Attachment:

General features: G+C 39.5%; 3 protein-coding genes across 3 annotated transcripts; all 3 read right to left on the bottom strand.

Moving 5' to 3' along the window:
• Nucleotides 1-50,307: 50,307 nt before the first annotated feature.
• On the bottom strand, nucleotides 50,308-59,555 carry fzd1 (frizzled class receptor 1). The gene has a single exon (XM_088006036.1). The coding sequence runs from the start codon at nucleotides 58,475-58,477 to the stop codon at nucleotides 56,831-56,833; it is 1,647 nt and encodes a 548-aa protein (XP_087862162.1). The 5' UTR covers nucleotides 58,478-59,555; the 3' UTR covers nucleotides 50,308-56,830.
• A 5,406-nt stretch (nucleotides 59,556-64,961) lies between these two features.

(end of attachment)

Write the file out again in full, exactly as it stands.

General features: G+C 39.5%; 3 protein-coding genes across 3 annotated transcripts; all 3 read right to left on the bottom strand.

Moving 5' to 3' along the window:
• Nucleotides 1-50,307: 50,307 nt before the first annotated feature.
• On the bottom strand, nucleotides 50,308-59,555 carry fzd1 (frizzled class receptor 1). The gene has a single exon (XM_088006036.1). The coding sequence runs from the start codon at nucleotides 58,475-58,477 to the stop codon at nucleotides 56,831-56,833; it is 1,647 nt and encodes a 548-aa protein (XP_087862162.1). The 5' UTR covers nucleotides 58,478-59,555; the 3' UTR covers nucleotides 50,308-56,830.
• A 5,406-nt stretch (nucleotides 59,556-64,961) lies between these two features.